NPI's Cascadia Advocate

Offering commentary and analysis from Washington, Oregon, and Idaho, The Cascadia Advocate is the Northwest Progressive Institute's unconventional perspective on world, national, and local politics.

Wednesday, March 30th, 2016

NPI calls on Governor Jay Inslee to uphold our Constitution by vetoing charters bailout

Editor’s Note: Two weeks ago, Repub­li­can-dom­i­nat­ed majori­ties in the Wash­ing­ton State House of Rep­re­sen­ta­tives and Sen­ate passed a bill restor­ing fund­ing for char­ter schools and allow­ing new char­ters to be autho­rized, in defi­ance of the Supreme Court’s rul­ing in League of Women Vot­ers v. State of Wash­ing­ton. NPI is ask­ing Gov­er­nor Jay Inslee to veto this leg­is­la­tion and uphold our Con­sti­tu­tion. We laid out our rea­son­ing in the fol­low­ing mes­sage sent to the Gov­er­nor this after­noon, which we are releas­ing as an open let­ter.

Dear Gov­er­nor Inslee:

On behalf of the team at the North­west Pro­gres­sive Insti­tute, we write to respect­ful­ly urge you to veto E2SSB 6194 in its entire­ty and hon­or the State Supreme Court’s rul­ing that I‑1240 is uncon­sti­tu­tion­al.

NPI strong­ly believes in pub­lic schools and elect­ed pub­lic school gov­er­nance that all cit­i­zens can par­tic­i­pate in. Pub­lic schools are the cor­ner­stones of strong, vibrant com­mu­ni­ties. We have a mutu­al respon­si­bil­i­ty to each oth­er to ensure that our youth receive a well-round­ed edu­ca­tion. Our state’s founders con­sid­ered this to be so impor­tant that the Con­sti­tu­tion they hand­ed down to us calls this respon­si­bil­i­ty Wash­ing­ton’s para­mount duty. Our pub­lic schools are the only schools required to serve all chil­dren no mat­ter their back­ground or needs.

We also believe in the pro­fes­sion­al edu­ca­tors in our pub­lic schools. E2SSB 6194 pro­hibits employ­ee bar­gain­ing at a char­ter school from affil­i­at­ing with oth­er bar­gain­ing units. This is not a pro­gres­sive pol­i­cy in sup­port of work­er rights — it’s an inap­pro­pri­ate polit­i­cal state­ment.

Our pub­lic school dis­tricts and edu­ca­tors are work­ing hard to pro­vide inno­v­a­tive ser­vices that meet and exceed those claimed by char­ters even while they are chal­lenged with strained bud­gets due to under­fund­ing from the state.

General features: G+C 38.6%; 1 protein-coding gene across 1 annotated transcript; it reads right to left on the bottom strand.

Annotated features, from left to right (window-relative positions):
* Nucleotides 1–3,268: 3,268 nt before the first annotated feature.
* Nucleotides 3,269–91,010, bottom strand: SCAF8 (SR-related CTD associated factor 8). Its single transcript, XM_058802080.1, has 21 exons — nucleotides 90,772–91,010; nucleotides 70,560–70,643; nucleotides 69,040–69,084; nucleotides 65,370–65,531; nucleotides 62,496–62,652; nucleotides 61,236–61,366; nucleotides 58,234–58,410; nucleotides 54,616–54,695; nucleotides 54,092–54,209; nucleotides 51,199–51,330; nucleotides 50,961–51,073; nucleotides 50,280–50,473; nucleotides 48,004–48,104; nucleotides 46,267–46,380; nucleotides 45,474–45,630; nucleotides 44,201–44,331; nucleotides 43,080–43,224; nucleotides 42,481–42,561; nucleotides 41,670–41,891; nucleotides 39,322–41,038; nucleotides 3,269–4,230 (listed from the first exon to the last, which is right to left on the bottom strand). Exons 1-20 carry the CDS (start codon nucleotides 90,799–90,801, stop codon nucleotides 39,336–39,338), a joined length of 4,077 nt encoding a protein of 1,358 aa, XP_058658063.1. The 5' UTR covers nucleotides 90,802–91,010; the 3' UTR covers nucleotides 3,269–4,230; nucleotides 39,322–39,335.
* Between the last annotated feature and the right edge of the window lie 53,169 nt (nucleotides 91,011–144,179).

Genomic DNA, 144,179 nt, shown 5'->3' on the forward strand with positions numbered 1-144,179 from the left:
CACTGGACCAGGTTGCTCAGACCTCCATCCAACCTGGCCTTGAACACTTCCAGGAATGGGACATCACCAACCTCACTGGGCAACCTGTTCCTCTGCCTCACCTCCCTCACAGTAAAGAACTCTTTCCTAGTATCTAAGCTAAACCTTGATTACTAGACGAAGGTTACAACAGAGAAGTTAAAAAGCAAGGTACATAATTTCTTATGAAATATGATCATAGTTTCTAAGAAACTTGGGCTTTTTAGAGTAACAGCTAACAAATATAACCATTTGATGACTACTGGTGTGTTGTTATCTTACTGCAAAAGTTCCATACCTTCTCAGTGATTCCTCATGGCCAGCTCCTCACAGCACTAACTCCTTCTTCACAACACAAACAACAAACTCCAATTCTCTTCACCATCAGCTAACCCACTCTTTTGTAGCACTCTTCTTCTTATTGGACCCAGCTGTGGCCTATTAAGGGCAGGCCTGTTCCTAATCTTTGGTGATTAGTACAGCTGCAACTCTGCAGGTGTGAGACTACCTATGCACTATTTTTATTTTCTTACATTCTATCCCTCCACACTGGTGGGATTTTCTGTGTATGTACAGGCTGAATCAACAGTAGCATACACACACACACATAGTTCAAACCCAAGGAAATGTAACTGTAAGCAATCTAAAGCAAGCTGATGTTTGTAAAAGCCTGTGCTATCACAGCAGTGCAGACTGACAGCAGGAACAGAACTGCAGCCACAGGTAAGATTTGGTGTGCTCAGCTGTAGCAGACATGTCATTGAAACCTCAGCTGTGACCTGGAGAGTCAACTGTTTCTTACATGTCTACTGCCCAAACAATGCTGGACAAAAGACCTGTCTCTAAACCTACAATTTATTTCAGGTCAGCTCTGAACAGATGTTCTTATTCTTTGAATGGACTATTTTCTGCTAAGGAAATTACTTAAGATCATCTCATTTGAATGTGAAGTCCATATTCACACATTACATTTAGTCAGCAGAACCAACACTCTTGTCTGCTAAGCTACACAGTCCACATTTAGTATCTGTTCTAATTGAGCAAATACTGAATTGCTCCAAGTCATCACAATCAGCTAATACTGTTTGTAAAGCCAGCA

The Supreme Court spoke clear­ly last year when it struck down I‑1240 and char­ters as uncon­sti­tu­tion­al in League of Women Vot­ers v. State of Wash­ing­ton. We urge you to uphold the Supreme Court’s rul­ing and veto E2SSB 6194 in its entire­ty.

Although char­ter pro­po­nents cite the needs of dis­ad­van­taged chil­dren, the evi­dence from around the coun­try shows that char­ter schools aren’t help­ing those stu­dents — and may actu­al­ly be hurt­ing them. A report released last week by the Civ­il Rights Project at UCLA found that char­ter schools are four times as like­ly to sus­pend black stu­dents than white stu­dents. Char­ters have also been blamed for accel­er­at­ing the reseg­re­ga­tion of Amer­i­can schools. A recent study by Duke Uni­ver­si­ty found that char­ter schools were respon­si­ble for reseg­re­gat­ing North Car­oli­na schools. The ACLU filed a law­suit charg­ing that char­ters in Delaware were caus­ing reseg­re­ga­tion.

The focus of Wash­ing­ton’s Leg­is­la­ture and exec­u­tive depart­ment should be com­ply­ing with the Supreme Court’s ear­li­er deci­sion in McCleary and pro­duc­ing a viable plan to raise the rev­enue required to ful­ly fund our pub­lic schools.

The Leg­is­la­ture must do more than sim­ply define basic edu­ca­tion. It must pro­vide pub­licly-gov­erned school dis­tricts with the resources they need to car­ry out their man­date. We have over a mil­lion chil­dren in our pub­lic schools, and they’re not get­ting the sup­port they need.

Sad­ly, at the same time the Leg­is­la­ture was bla­tant­ly ignor­ing the Supreme Court’s most recent McCleary order, which imposed sanc­tions on the state, majori­ties in both hous­es were intent­ly lis­ten­ing to the near­ly two dozen lob­by­ists who descend­ed on the Capi­tol Cam­pus to lob­by for E2SSB 6194.